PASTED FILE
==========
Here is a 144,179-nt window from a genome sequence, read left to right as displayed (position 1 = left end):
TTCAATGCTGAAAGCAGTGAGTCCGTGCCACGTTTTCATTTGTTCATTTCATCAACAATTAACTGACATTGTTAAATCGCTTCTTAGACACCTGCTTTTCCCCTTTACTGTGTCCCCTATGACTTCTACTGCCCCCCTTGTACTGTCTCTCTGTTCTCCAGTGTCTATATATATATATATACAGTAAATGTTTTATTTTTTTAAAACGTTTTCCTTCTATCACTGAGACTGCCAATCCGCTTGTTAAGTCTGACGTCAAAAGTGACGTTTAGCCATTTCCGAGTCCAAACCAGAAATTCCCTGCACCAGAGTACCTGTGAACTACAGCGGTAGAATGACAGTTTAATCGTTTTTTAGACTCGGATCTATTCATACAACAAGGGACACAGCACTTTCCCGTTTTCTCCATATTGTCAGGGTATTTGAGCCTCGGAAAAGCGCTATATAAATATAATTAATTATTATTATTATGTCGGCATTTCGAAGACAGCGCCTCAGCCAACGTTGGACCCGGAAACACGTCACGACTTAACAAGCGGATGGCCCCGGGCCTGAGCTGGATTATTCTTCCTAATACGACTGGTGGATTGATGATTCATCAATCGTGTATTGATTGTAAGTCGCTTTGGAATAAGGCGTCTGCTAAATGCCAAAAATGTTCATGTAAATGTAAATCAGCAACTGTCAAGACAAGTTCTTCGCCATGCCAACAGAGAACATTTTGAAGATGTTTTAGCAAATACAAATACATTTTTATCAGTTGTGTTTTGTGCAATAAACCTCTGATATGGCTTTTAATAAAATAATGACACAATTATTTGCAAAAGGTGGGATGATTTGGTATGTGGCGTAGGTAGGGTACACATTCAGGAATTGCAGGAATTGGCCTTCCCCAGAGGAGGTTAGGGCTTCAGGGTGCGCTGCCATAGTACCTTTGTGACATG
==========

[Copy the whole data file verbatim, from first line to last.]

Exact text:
Here is a 144,179-nt window from a genome sequence, read left to right as displayed (position 1 = left end):
TTCAATGCTGAAAGCAGTGAGTCCGTGCCACGTTTTCATTTGTTCATTTCATCAACAATTAACTGACATTGTTAAATCGCTTCTTAGACACCTGCTTTTCCCCTTTACTGTGTCCCCTATGACTTCTACTGCCCCCCTTGTACTGTCTCTCTGTTCTCCAGTGTCTATATATATATATATACAGTAAATGTTTTATTTTTTTAAAACGTTTTCCTTCTATCACTGAGACTGCCAATCCGCTTGTTAAGTCTGACGTCAAAAGTGACGTTTAGCCATTTCCGAGTCCAAACCAGAAATTCCCTGCACCAGAGTACCTGTGAACTACAGCGGTAGAATGACAGTTTAATCGTTTTTTAGACTCGGATCTATTCATACAACAAGGGACACAGCACTTTCCCGTTTTCTCCATATTGTCAGGGTATTTGAGCCTCGGAAAAGCGCTATATAAATATAATTAATTATTATTATTATGTCGGCATTTCGAAGACAGCGCCTCAGCCAACGTTGGACCCGGAAACACGTCACGACTTAACAAGCGGATGGCCCCGGGCCTGAGCTGGATTATTCTTCCTAATACGACTGGTGGATTGATGATTCATCAATCGTGTATTGATTGTAAGTCGCTTTGGAATAAGGCGTCTGCTAAATGCCAAAAATGTTCATGTAAATGTAAATCAGCAACTGTCAAGACAAGTTCTTCGCCATGCCAACAGAGAACATTTTGAAGATGTTTTAGCAAATACAAATACATTTTTATCAGTTGTGTTTTGTGCAATAAACCTCTGATATGGCTTTTAATAAAATAATGACACAATTATTTGCAAAAGGTGGGATGATTTGGTATGTGGCGTAGGTAGGGTACACATTCAGGAATTGCAGGAATTGGCCTTCCCCAGAGGAGGTTAGGGCTTCAGGGTGCGCTGCCATAGTACCTTTGTGACATG